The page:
The Big Idea: Josh Sundquist

What you want to hear vs. what you need to hear: This is an eternal struggle with writers when they approach someone to read the drafts of their work. What you want to hear (“It’s brilliant! Change nothing!”) is sometimes very different than what you need to hear (“Here are the problems”) — so much so that even when we hear what we need to, we’ll still fight against it.

Josh Sundquist knows of this struggle. A cancer survivor turned motivational speaker, he had written a draft of what would eventually become his memoir Just Don’t Fall: How I Grew Up, Conquered Illness, and Made it Down the Mountain. He knew what he wanted to hear about it. But was he ready for what he needed to hear? Let’s find out.

JOSH SUNDQUIST:

“My advice to you,” the handwritten letter read, “Is to throw away this draft of the manuscript and start over from scratch.”

I was too young to understand it at the time, but I was lucky to receive such a letter. Very, very lucky.

Most first-time authors, upon completing their manuscript, assemble an inner circle of friends and family to read over the draft and give their honest feedback as to whether they think it’s ready to be submitted to agents. But therein lies the problem with this practice. Friends and family are inherently biased to like anything you produce and tell you what you want to hear. You are a genius. This is a surefire bestseller. It would make a great movie, too, probably staring somebody really famous.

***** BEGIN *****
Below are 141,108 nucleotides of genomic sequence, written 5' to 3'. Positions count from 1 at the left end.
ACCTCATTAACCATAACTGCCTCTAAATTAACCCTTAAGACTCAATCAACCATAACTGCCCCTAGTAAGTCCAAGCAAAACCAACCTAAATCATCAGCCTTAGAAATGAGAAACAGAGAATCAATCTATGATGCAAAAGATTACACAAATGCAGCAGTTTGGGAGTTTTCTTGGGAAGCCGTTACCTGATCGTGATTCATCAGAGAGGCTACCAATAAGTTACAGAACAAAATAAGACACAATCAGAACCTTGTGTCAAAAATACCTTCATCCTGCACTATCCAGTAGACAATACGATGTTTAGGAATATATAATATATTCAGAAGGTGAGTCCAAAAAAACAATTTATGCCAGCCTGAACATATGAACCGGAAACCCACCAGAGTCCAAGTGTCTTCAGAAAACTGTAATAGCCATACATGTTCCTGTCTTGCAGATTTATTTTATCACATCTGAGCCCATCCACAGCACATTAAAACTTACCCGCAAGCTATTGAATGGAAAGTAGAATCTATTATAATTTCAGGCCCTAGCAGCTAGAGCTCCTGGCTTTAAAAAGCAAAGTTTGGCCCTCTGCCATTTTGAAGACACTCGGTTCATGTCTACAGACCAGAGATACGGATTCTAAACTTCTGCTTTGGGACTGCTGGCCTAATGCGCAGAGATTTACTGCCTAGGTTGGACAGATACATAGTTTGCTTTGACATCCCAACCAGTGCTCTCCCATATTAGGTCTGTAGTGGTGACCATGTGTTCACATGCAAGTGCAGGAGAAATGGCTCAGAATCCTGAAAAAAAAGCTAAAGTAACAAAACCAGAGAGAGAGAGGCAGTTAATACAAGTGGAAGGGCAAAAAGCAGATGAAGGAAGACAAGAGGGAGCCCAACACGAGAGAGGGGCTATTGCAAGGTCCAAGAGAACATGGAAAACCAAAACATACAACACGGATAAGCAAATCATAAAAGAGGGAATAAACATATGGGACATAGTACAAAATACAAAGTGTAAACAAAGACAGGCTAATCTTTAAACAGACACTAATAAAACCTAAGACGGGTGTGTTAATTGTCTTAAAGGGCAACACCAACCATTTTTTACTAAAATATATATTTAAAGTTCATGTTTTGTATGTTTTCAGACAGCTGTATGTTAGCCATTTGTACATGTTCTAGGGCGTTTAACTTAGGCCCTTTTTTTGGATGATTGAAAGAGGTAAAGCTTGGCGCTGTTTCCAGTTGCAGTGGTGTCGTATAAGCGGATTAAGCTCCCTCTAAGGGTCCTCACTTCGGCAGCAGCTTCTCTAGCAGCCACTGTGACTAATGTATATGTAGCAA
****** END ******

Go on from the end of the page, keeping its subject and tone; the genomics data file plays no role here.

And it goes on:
What an author needs instead is an impartial reader, someone who doesn’t know him personally. There are two ways to find such a person. Number one, you could approach a random individual in a bookstore or some other place book readers tend to congregate (say, Whole Foods), hand her your manuscript, and hope she has an unnaturally strong inclination towards lending her free time to strangers. Number two, you could pay for feedback from a professional. But most first time authors don’t have that kind of money. I know I didn’t back when I wrote my initial draft.

Which is why I went with option one: Getting lucky with a near stranger. That, of course, is the very definition of high risk behavior (in writing and otherwise), but I was fortunate in that I received the aforementioned painfully honest handwritten letter in response to my request for feedback.

I was only sixteen years old at the time. As it happened, I had been featured in a national newspaper for the motivational speaking career I had recently launched. I was traveling to schools across the country, talking about how I had lost my leg to childhood cancer and gone on to become an internationally ranked ski racer.

After it was published, I sent the writer of the article my manuscript and asked if he’d read it. He was a professional journalist, I figured, so maybe he’d have some helpful suggestions.

He did. And that’s how I found myself reading his handwritten note telling me to throw away my life story as I’d written it and start over.

“You to need to tell us what it was really like for you,” he wrote. “You’re hiding behind motivation.”

He was right. It was a habit I’d developed on stage as a fledgling speaker, coupling motivational clichés with an I’m-so-perfect-and-heroic version of my story. But it wouldn’t be until I returned to writing in my mid-twenties that I was ready to take his advice.

Back in the first draft, for example, I wrote about my amputation like I was some kind of inspirational wunderkind, perfectly resolute in my bravery even at the tender age of nine. Why I wrote this way, I’m not sure. I guess it was a role I thought I was supposed to play as a motivational speaker. But when I wrote the new draft, I was ready to share the real story, the story of how for weeks leading up to the amputation I would sit in bed and hold my leg and cry myself to sleep. I wasn’t brave. I wasn’t inspirational. I was just a boy facing the fact he’d never play soccer again.